Monday, April 12, 2010

Writing a Novel: Step 1

Usually when someone asks me about my approach to writing a novel, I offer the answer: Everyone writes differently. This is very much true, and it is what often makes "How to write a novel" books frustrating. Some writers outline a novel, some don't. Some layout the plot chapter by chapter, others just start typing. There really is no right way, except maybe the way that works best for the writer. That would be the "right" way.

Now that I've given a few reasons on why a post like this shouldn't be helpful, let me see if I can turn it around. There are some common elements in all writing approaches. While their priority might vary from person to person, these elements tend to be the foundation to all novel writing - and short fiction writing. So to start with I'll try to offer up a few things that will cover the early groundwork:

1: Write about something you enjoy.
This seems obvious, but often writers get frustrated and start writing whatever they think will get published. There is nothing wrong with writing what publishers are publishing, but try to match that with something you enjoy. In the end, if the writer has no passion for the subject, it will come through in the writing.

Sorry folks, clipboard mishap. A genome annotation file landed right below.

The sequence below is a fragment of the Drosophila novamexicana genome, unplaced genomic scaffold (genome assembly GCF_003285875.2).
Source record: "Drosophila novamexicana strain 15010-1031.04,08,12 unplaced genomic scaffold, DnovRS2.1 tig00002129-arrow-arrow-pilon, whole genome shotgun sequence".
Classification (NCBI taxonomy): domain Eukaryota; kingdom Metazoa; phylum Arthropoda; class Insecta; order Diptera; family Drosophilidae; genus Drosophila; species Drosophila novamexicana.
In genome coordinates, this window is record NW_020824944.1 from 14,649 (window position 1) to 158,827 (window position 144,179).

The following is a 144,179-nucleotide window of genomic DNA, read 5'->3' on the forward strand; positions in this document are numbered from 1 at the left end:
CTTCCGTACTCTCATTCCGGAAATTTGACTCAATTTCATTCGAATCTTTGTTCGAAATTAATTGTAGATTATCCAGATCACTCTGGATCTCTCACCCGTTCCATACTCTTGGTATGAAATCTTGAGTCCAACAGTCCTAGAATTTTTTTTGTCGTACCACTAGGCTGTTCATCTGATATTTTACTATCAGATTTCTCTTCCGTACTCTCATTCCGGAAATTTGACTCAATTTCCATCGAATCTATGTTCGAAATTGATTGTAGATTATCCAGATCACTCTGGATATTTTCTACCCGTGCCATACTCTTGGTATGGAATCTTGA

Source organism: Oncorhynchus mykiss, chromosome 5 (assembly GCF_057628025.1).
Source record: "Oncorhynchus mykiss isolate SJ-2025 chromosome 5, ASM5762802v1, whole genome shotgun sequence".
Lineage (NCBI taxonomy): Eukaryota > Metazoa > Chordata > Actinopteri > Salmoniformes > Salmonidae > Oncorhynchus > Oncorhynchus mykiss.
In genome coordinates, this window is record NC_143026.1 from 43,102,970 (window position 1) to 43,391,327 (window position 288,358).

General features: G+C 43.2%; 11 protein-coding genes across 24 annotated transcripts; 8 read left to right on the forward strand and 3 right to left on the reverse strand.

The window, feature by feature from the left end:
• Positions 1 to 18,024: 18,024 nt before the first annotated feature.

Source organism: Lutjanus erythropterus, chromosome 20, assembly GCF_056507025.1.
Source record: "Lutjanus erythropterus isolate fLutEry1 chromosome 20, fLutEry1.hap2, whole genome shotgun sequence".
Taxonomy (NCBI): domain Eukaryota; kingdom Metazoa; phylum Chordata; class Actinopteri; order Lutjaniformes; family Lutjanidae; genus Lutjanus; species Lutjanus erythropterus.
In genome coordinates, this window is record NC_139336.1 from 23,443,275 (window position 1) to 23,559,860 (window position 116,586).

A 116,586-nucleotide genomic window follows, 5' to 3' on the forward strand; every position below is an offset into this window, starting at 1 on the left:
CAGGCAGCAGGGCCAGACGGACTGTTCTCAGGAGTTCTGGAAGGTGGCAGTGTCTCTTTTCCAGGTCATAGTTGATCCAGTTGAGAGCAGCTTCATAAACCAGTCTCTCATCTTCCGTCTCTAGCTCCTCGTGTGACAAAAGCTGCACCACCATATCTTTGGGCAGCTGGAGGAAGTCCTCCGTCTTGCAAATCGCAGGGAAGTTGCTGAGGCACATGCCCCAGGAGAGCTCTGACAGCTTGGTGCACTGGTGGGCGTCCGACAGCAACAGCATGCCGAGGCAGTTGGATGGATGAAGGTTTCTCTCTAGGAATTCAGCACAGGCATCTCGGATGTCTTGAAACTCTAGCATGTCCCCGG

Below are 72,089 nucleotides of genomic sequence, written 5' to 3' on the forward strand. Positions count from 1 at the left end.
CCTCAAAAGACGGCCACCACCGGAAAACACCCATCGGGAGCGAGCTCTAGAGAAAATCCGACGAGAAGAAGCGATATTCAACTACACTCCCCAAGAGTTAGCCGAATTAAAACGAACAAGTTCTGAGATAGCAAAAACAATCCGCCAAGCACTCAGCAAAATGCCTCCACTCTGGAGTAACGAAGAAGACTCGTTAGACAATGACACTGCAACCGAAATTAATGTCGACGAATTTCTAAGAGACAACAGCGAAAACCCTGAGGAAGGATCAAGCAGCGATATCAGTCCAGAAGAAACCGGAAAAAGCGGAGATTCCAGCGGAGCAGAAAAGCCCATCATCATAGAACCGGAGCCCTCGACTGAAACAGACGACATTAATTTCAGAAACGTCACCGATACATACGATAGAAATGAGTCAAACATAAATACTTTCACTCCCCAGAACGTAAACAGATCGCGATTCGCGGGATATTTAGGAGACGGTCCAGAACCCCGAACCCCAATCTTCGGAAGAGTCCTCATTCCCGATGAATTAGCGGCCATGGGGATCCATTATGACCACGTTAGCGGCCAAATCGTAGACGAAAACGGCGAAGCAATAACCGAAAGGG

2: Write about what you know.
We've all heard this one before. But I'm not sure everyone interrupts it the same way. It is important to have knowledge of your subject, but it doesn't have to be limited to the knowledge you already have. Research can help. And, it is possible that you might have a passion for a topic you know nothing about. Does that mean you shouldn't write a novel on the subject? No. It means you'll want to spend some time researching it, getting a strong grasp on the matter, and then venture into it. Once again, passion for the subject will likely carry you through the research, making it all the easier.

3: Read.
This one is pretty easy. Before you start your novel, read a few books in the genre. Learn what the readers expect and how the genre is usually approached. You don't have to read every book out there. In fact, I'd suggest you avoid even thinking about that. All you want to do is read enough to comprehend the form of the genre. In other words, if you're writing a mystery novel, know that usually someone is murdered in these genre novels, and quite often the reader expects someone to be murdered. Again, passion for the subject should help here, and if you have passion for it, you've most likely read a number of books already.